Judge Ends Funds of Some Abstinence-Only Programs

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Catherine Weiss

(WOMENSENEWS)–The state of Louisiana must stop funding religious programs that promote sexual abstinence, a federal judge has ruled, finding that some of the programs unconstitutionally advance religion.

U.S. District Judge G. Thomas Porteous Jr. on Thursday ordered the Louisiana Governor’s Program on Abstinence to stop funding organizations or individuals that use abstinence education to “convey religious messages or otherwise advance religion in any way” in materials or events paid for by program funds.

Thursday’s ruling is the first against any of the 49 states using the annual $50 million in abstinence-education funding made available under the 1996 welfare-reform legislation. Porteous’s preliminary injunction does not end abstinence education but prohibits Louisiana from using the money to advance religion at least until a trial on the issue is held, when the injunction could be made permanent. No trial date has been set.

While he expressed disappointment that “such a worthwhile program” had been challenged in the courts, Louisiana Gov. Mike Foster said in a press release that he would take steps to make sure that the state’s abstinence-education programs conform to law.

The Louisiana chapter of the American Civil Liberties Union sought the injunction and Joe Cook, its executive director, expressed his delight with the decision.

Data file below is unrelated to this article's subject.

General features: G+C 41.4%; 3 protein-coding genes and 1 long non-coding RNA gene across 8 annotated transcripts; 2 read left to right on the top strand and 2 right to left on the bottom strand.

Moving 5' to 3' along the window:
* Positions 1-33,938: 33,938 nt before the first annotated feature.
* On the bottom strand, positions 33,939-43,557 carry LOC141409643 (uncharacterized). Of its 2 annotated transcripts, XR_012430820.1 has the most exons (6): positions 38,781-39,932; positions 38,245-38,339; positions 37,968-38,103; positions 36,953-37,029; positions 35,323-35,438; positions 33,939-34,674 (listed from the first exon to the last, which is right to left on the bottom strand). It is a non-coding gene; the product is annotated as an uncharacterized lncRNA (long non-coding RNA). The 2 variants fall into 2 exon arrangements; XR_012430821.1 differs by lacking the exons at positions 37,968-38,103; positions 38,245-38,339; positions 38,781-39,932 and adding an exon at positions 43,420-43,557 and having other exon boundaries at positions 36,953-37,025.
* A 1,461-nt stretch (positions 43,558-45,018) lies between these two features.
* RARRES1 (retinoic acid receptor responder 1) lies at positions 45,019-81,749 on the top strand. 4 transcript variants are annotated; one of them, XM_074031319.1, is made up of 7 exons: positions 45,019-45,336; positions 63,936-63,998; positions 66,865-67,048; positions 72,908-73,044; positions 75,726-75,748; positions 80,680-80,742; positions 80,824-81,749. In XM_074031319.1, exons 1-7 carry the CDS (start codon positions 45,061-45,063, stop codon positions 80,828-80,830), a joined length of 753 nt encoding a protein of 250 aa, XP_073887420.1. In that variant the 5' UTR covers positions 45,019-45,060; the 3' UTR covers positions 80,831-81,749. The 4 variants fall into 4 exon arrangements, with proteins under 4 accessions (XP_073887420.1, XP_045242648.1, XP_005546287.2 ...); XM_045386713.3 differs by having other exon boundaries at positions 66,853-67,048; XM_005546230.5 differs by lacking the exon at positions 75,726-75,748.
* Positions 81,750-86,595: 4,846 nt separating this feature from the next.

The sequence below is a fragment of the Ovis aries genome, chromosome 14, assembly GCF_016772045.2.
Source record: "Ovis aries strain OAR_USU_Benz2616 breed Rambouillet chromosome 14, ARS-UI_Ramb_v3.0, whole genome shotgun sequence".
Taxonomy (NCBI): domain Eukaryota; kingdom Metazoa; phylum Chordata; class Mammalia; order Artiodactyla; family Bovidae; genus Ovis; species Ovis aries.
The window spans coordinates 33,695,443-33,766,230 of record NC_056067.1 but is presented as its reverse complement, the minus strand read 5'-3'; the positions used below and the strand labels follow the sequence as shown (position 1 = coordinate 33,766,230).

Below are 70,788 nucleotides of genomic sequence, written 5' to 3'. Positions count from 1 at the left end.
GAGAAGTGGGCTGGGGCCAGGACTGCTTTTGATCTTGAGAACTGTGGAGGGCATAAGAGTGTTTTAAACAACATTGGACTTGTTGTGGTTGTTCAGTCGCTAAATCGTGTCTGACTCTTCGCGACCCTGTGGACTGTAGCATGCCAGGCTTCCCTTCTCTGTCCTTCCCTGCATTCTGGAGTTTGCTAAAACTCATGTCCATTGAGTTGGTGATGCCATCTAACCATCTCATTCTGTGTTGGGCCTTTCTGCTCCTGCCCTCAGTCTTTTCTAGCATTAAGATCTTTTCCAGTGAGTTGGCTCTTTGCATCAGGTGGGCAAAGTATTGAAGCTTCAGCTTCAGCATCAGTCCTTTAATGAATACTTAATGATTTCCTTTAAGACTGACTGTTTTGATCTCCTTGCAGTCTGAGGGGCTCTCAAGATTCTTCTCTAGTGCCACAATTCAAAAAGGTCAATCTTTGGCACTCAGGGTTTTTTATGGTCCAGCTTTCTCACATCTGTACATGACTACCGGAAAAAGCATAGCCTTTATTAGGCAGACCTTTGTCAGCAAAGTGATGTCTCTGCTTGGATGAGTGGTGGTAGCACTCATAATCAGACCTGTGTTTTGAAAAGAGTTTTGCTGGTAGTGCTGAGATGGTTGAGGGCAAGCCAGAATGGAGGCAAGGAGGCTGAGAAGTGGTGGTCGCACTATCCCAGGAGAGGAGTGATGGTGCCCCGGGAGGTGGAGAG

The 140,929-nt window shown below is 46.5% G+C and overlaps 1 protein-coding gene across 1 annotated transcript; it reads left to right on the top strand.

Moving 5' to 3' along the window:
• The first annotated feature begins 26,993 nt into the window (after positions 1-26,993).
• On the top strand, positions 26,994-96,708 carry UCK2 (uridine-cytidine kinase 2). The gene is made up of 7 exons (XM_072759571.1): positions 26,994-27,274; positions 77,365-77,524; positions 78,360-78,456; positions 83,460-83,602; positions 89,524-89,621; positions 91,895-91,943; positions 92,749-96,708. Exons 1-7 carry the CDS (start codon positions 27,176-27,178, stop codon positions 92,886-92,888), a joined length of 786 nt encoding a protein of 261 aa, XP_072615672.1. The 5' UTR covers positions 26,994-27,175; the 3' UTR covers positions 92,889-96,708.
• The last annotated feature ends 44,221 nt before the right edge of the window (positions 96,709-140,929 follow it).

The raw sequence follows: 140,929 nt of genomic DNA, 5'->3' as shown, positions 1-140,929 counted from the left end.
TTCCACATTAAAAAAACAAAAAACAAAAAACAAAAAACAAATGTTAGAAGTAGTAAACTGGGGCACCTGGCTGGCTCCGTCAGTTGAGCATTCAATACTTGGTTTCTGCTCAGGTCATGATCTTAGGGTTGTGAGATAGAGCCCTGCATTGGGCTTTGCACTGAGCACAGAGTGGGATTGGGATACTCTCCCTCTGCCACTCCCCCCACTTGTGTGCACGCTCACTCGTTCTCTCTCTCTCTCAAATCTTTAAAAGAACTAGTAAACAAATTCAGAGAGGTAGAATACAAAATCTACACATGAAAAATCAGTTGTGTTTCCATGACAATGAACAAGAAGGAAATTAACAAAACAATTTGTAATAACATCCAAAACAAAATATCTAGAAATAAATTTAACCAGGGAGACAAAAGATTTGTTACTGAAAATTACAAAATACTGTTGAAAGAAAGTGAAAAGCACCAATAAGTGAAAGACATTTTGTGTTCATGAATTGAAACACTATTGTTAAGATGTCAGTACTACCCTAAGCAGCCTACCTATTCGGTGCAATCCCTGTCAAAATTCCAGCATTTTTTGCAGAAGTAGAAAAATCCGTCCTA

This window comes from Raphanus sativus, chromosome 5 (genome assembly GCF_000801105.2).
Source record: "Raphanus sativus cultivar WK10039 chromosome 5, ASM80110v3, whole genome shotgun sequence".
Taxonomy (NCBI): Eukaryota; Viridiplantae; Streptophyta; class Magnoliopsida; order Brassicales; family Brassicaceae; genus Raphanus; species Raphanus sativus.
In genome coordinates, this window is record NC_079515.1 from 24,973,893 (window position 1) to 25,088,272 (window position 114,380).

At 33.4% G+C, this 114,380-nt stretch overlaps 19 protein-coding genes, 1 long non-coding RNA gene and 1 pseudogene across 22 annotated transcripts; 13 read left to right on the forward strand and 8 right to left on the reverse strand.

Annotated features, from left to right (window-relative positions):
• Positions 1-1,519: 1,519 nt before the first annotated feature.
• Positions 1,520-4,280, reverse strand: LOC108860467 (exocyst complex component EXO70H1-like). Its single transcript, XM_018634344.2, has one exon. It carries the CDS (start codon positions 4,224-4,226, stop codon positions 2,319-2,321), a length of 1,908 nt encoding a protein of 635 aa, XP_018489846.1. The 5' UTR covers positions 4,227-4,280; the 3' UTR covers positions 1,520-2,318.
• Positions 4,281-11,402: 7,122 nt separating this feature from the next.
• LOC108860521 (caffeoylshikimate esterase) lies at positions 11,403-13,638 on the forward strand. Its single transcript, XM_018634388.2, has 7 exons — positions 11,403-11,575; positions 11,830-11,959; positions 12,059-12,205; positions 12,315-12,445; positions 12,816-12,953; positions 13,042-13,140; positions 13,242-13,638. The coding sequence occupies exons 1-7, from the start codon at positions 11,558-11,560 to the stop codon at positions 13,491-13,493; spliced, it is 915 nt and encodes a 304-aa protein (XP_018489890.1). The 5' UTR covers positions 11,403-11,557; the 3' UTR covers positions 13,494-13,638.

“The governor’s program has shamelessly been using taxpayer money to proselytize,” Cook said.

The Louisiana program has received $1.6 million in federal abstinence-only education money each year since 1998. Federal guidelines require that states match $3 to every $4 in federal funds, giving Louisiana as much as $12.4 million to spend on abstinence-only education over the last four years.

Sex Ed Teaches Teens to Live ‘In Accord with God’s Plan for Them’

Some groups funded by the Louisiana program used the money to sponsor religious revivals, radio messages and school skits and clubs that preached abstinence in a Christian context, Porteous wrote.

A fact sheet distributed to Louisiana high school students by the governor’s program asked why sexually transmitted diseases had spread over the last 30 years. “The answer is moral relativism,” the fact sheet stated. “We removed God from the classroom.” Another fact sheet read, “It’s time to restore our Judeo-Christian heritage in America.”

The Crisis Pregnancy Help Center of Slidell, to which the state has donated $111,000 since 1999, wrote that it provided young people with “a Scriptural view of human sexuality.” The Roman Catholic Diocese of Lafayette received $46,000 from the governor’s program to help adolescents lead lives “in accord with God’s plan for them.”

(The state coordinator of the program, Dan Richey, acknowledged to Christianity Today Magazine that the Slidell center and other funded organizations promote religious messages. He added, however, that government funding was strictly for nonreligious instruction.

“Their contract with us is to provide a secular message of abstinence,” Richey told the publication. “Any time we’re aware of an action from a contract that might be of a religious nature, we get on that right away. Every one of our contractors knows that.”)

Porteous ordered the state to implement a monitoring program to guard against misuse of funds. Dan Richey, the program’s director, said that some programs had already been admonished and that others had been denied renewed funding.

State programs that use the federal funds must have as their “exclusive purpose” teaching that out-of-wedlock sex causes social, psychological and physical harm and that abstinence until marriage is the expected norm. Programs using the money are not allowed to teach other methods of pregnancy or disease prevention.